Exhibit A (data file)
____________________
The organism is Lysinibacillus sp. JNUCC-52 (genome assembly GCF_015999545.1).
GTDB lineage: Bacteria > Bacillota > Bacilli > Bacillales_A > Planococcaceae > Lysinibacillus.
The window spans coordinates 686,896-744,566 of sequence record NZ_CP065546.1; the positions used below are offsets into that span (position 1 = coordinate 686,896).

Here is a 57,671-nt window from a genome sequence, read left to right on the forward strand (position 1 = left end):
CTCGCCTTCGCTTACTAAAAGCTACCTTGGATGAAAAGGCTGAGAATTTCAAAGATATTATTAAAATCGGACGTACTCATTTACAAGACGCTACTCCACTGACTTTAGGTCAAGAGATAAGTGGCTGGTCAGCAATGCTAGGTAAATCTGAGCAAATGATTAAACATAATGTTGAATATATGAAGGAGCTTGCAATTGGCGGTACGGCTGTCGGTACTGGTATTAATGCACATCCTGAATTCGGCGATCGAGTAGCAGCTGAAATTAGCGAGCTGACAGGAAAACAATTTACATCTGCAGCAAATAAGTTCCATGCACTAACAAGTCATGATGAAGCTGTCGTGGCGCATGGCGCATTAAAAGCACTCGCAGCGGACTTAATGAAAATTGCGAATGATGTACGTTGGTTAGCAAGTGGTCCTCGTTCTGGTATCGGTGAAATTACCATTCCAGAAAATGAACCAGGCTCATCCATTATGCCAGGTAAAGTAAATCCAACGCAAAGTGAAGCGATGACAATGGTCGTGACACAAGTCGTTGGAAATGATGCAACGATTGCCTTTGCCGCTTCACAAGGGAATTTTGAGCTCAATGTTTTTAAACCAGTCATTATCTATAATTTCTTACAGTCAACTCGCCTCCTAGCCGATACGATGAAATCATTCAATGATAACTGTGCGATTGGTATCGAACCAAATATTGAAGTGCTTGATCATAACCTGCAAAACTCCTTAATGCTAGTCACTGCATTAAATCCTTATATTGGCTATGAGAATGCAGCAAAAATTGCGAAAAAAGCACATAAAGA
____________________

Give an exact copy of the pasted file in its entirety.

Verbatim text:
The organism is Lysinibacillus sp. JNUCC-52 (genome assembly GCF_015999545.1).
GTDB lineage: Bacteria > Bacillota > Bacilli > Bacillales_A > Planococcaceae > Lysinibacillus.
The window spans coordinates 686,896-744,566 of sequence record NZ_CP065546.1; the positions used below are offsets into that span (position 1 = coordinate 686,896).

Here is a 57,671-nt window from a genome sequence, read left to right on the forward strand (position 1 = left end):
CTCGCCTTCGCTTACTAAAAGCTACCTTGGATGAAAAGGCTGAGAATTTCAAAGATATTATTAAAATCGGACGTACTCATTTACAAGACGCTACTCCACTGACTTTAGGTCAAGAGATAAGTGGCTGGTCAGCAATGCTAGGTAAATCTGAGCAAATGATTAAACATAATGTTGAATATATGAAGGAGCTTGCAATTGGCGGTACGGCTGTCGGTACTGGTATTAATGCACATCCTGAATTCGGCGATCGAGTAGCAGCTGAAATTAGCGAGCTGACAGGAAAACAATTTACATCTGCAGCAAATAAGTTCCATGCACTAACAAGTCATGATGAAGCTGTCGTGGCGCATGGCGCATTAAAAGCACTCGCAGCGGACTTAATGAAAATTGCGAATGATGTACGTTGGTTAGCAAGTGGTCCTCGTTCTGGTATCGGTGAAATTACCATTCCAGAAAATGAACCAGGCTCATCCATTATGCCAGGTAAAGTAAATCCAACGCAAAGTGAAGCGATGACAATGGTCGTGACACAAGTCGTTGGAAATGATGCAACGATTGCCTTTGCCGCTTCACAAGGGAATTTTGAGCTCAATGTTTTTAAACCAGTCATTATCTATAATTTCTTACAGTCAACTCGCCTCCTAGCCGATACGATGAAATCATTCAATGATAACTGTGCGATTGGTATCGAACCAAATATTGAAGTGCTTGATCATAACCTGCAAAACTCCTTAATGCTAGTCACTGCATTAAATCCTTATATTGGCTATGAGAATGCAGCAAAAATTGCGAAAAAAGCACATAAAGA